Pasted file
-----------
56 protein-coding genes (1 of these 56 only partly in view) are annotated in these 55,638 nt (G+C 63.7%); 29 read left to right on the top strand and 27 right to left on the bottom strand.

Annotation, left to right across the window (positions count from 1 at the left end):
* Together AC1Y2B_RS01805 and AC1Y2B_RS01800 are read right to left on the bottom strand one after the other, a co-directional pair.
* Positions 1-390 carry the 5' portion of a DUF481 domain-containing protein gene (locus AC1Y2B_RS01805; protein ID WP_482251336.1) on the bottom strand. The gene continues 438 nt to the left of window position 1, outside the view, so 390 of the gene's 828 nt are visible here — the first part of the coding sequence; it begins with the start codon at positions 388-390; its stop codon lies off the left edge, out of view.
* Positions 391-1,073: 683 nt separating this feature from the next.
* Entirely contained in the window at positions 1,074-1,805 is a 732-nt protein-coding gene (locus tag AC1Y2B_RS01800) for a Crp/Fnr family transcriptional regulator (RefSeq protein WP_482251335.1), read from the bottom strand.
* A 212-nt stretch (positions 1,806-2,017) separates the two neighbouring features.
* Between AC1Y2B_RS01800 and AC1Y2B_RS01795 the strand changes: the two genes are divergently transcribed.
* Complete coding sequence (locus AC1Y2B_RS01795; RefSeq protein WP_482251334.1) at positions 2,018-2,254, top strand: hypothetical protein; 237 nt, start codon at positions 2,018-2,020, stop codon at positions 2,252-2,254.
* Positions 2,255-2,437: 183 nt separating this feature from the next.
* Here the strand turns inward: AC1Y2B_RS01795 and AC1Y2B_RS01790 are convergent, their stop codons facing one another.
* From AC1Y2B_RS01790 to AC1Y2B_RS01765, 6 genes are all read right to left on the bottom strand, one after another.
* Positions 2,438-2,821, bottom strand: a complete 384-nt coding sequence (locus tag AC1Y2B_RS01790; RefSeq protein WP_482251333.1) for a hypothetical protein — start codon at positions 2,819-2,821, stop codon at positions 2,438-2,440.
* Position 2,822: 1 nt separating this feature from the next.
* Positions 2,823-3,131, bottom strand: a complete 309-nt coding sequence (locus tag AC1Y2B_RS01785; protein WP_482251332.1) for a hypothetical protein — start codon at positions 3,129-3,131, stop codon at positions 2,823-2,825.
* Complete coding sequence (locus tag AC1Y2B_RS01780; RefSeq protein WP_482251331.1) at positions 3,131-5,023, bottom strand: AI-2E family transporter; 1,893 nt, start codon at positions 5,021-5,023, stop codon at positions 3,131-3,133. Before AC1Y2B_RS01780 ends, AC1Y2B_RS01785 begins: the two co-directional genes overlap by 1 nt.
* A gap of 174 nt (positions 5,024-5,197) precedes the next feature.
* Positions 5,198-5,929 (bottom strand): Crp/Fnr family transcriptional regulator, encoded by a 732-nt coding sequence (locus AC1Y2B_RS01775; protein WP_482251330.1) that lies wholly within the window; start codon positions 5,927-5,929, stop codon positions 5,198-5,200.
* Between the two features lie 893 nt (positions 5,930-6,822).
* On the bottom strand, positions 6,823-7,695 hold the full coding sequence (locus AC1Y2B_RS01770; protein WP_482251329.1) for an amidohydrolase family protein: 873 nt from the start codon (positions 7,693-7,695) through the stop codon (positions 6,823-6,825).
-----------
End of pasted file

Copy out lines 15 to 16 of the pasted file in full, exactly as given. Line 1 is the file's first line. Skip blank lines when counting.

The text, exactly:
* Positions 2,823-3,131, bottom strand: a complete 309-nt coding sequence (locus tag AC1Y2B_RS01785; protein WP_482251332.1) for a hypothetical protein — start codon at positions 3,129-3,131, stop codon at positions 2,823-2,825.
* Complete coding sequence (locus tag AC1Y2B_RS01780; RefSeq protein WP_482251331.1) at positions 3,131-5,023, bottom strand: AI-2E family transporter; 1,893 nt, start codon at positions 5,021-5,023, stop codon at positions 3,131-3,133. Before AC1Y2B_RS01780 ends, AC1Y2B_RS01785 begins: the two co-directional genes overlap by 1 nt.